Using IIFCL Tax Free Bonds for ERE

by Vinaya HS on January 1, 2013

in Finance

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So, here’s an interesting comparison that I did between using IIFCL’s Tax Free Bonds and one of my Regular Bank Fixed Deposits for my ERE strategy (I know it’s very very tax inefficient and I’ve been meaning to move away from these — this broad “let my investments become more tax efficient” theme in general being the primary goal for 2013 and hence this post on New Year’s Day).

Using IIFCL Tax Free Bonds for ERE

Note: I’d already locked-in into this fixed deposit rate very early in 2012 and hence the higher interest rate. But see the end of this post for a more realistic comparison were you to start today.

When you hit ERE, you’d typically expect to begin with by being in the 20% tax bracket (you’ll most certainly want to take a break from everything) and then ideally move into the 30% tax bracket (because ERE does not mean that you completely stop working, just that you do much much more of what you like and more money is always a welcome thing). This leads to some interesting observations –

  • In the 20% tax bracket, there’s a slight difference between the Regular Bank Deposit and the Tax Free Bond. But astute readers would have already caught that this difference is per lac invested and so the higher your sum invested the more significant would be the difference.

  • In the 30% tax bracket, there’s a huge difference between the Regular Bank Deposit and the Tax Free Bond. This is true of my situation today and it pains whenever I pay advance tax on such income (like I did last month).

But were you to start today, here’s what the situation would look like. Fixed Deposit rates have already come down a fair bit and that worsens the situation.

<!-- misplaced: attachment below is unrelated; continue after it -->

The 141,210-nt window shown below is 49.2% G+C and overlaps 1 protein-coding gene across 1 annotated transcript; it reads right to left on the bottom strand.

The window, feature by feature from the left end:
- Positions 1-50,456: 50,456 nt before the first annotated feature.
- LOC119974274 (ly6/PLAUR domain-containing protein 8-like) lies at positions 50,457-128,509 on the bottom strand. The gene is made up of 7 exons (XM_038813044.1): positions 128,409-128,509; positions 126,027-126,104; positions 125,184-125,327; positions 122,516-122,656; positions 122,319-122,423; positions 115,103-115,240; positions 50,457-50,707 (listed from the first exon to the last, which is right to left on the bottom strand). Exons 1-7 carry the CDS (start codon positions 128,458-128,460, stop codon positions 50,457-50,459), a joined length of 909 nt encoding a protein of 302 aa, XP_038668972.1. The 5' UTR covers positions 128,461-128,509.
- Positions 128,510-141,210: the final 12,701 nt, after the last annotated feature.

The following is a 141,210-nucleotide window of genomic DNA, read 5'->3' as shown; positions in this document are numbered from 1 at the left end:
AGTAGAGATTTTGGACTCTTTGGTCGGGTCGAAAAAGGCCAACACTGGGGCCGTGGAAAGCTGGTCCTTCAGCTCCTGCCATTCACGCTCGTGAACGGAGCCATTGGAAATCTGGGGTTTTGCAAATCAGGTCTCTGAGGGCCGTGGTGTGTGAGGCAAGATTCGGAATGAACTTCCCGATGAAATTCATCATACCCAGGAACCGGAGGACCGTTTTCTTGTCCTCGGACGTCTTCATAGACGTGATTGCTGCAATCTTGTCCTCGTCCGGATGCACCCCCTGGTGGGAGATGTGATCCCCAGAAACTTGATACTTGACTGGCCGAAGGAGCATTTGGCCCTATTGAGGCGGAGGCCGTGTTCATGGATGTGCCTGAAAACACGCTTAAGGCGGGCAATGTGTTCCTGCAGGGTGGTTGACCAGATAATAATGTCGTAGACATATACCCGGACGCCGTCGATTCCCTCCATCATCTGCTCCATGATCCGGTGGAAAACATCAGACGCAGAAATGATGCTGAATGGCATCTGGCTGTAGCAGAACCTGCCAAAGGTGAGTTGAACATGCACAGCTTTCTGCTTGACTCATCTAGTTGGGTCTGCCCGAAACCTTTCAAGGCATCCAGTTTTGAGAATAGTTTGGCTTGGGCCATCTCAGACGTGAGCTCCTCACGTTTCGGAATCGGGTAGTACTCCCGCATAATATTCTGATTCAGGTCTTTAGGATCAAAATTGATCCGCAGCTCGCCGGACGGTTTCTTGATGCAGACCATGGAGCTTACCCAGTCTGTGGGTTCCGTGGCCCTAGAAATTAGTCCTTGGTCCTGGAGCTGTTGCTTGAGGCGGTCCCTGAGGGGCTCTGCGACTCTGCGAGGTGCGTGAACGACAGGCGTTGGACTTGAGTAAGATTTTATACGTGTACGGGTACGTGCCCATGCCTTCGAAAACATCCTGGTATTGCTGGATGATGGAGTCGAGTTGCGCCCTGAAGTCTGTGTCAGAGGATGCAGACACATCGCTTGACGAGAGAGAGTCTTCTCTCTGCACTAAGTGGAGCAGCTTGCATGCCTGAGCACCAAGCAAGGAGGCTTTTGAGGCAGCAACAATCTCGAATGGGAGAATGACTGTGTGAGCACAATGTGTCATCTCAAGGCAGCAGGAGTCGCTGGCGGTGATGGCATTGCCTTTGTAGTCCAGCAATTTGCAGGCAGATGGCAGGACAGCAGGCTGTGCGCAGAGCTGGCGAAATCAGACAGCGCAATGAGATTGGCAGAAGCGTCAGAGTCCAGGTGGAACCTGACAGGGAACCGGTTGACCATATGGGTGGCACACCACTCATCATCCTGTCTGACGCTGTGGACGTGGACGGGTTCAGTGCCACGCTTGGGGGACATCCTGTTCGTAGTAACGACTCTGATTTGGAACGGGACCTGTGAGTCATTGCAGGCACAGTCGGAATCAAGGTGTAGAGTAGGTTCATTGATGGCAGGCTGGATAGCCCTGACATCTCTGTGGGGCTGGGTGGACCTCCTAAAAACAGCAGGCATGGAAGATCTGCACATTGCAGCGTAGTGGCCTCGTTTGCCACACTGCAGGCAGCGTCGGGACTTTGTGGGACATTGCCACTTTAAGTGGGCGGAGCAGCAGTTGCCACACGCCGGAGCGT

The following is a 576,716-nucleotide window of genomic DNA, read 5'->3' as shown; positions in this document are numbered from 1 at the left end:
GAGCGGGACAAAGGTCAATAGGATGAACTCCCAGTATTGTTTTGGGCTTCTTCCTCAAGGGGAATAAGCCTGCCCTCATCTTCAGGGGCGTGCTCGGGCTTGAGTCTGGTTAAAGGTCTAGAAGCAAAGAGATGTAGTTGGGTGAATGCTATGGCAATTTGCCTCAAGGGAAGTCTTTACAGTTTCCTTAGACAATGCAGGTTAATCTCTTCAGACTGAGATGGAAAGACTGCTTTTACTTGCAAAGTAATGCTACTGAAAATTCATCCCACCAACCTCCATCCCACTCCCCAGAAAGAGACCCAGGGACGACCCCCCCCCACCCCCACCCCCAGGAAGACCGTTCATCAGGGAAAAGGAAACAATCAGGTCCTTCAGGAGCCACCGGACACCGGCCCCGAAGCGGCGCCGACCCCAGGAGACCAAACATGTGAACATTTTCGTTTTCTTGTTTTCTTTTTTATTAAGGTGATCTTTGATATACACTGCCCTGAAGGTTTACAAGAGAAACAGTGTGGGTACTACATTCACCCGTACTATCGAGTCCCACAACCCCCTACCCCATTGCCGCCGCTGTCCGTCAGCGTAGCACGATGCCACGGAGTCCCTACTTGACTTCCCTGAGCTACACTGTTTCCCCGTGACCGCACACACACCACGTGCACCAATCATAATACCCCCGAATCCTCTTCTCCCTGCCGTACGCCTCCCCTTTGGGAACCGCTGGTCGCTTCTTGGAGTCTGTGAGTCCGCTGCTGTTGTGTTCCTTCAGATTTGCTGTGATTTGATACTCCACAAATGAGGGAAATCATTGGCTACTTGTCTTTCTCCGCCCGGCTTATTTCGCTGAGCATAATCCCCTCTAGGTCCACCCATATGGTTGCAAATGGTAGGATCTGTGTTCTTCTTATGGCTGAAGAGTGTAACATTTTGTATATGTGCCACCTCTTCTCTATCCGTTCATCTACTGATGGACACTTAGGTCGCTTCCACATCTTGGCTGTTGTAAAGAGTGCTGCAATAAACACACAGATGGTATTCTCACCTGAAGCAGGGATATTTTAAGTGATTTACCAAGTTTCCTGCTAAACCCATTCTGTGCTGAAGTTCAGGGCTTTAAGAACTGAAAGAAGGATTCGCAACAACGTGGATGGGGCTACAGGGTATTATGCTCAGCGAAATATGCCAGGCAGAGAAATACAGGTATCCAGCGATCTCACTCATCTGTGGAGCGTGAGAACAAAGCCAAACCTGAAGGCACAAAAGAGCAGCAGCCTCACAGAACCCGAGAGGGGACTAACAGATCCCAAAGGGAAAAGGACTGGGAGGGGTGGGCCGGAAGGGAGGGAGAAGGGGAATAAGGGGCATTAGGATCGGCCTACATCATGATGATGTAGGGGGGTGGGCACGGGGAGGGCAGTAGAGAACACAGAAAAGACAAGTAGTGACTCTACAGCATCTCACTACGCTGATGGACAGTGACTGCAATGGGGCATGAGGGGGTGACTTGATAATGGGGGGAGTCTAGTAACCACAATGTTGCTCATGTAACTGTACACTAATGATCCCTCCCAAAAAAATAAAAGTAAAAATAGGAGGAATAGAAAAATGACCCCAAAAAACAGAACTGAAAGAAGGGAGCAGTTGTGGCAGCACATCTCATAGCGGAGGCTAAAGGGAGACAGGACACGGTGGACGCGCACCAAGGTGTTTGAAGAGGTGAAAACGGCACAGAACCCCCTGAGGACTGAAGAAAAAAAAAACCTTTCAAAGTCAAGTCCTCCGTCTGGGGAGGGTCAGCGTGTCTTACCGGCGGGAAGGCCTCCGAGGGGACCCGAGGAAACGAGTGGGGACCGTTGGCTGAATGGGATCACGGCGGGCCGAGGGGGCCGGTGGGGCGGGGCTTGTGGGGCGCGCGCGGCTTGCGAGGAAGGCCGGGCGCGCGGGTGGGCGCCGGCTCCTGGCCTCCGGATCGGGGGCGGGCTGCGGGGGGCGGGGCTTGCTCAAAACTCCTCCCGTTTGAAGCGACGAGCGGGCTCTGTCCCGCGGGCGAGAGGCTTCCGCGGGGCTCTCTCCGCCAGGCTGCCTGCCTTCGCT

Using IIFCL Tax Free Bonds for ERE

Since there are a few more tax free bonds set to hit the market this quarter, it’d perhaps be a good idea to invest equal chunks across couple of these issues just so that the proverbial eggs are all not in the same basket. More on this line of thought and my “let my investments become more tax efficient” strategies in upcoming posts.

And before I completely forget, a Prosperous 2013 to you all.




Thanks for reading this article. I'd love to hear your opinion. Please use the comments section below to share your thoughts. I frequently write new articles that also cover several other aspects of personal finance including credit cards, financial goals, health insurance, income tax, life insurance, mutual funds, retirement planning, and much more. You can Subscribe through Email and receive new articles directly in your Inbox or you can Subscribe through the RSS Feed and receive new articles in your feed reader.

{ 8 comments… read them below or add one }

Rakesh January 1, 2013 at 9:04 PM

@Vinaya,

Good Analysis. I think we should give these bonds a miss and stick to ELSS.
You can easily get returns in the range of 12-15% in the long run.

Thiagu January 2, 2013 at 10:22 PM

Clean analysis. Thanks

amol January 3, 2013 at 3:13 AM

vinay,

in my case there are NRE fixed deposit schemes giving 9% interest are available. And there is NO TAX on these FD’s.

Isn’t it a good option for NRI people ?

Vinaya HS January 4, 2013 at 7:58 PM

@amol –

Yup! 9% tax-free is awesome!

varsha January 3, 2013 at 10:43 AM

If the slab 1 limit is raised to Rs 2 lakhs from previous years 1,80,000/- in year 2012-13.
1. Do I still get a 20,000 rebate if I purchase the Tax free bonds?

Please guide asap.

My company is not accepting the 20,000 investing in bonds this year as they are taking 1,20,000 as section 80 investments (i/o 1,00,000)

2. Also if I buy the bonds and claim it later when I file returns, the IT deptt. will accept it?

regards

Varsha

Rakesh January 3, 2013 at 4:20 PM

@Varsha,

You won’t get additional rebate of 20k, that was stopped the government last year.
The above bonds are part of 80 C investments only.

Vinaya HS January 4, 2013 at 7:56 PM

@Rakesh –

Thanks for helping out here. :-)

sanyam jain January 30, 2013 at 5:21 PM

very well written…. Thnx for sharing your knowledge with us…

Regards

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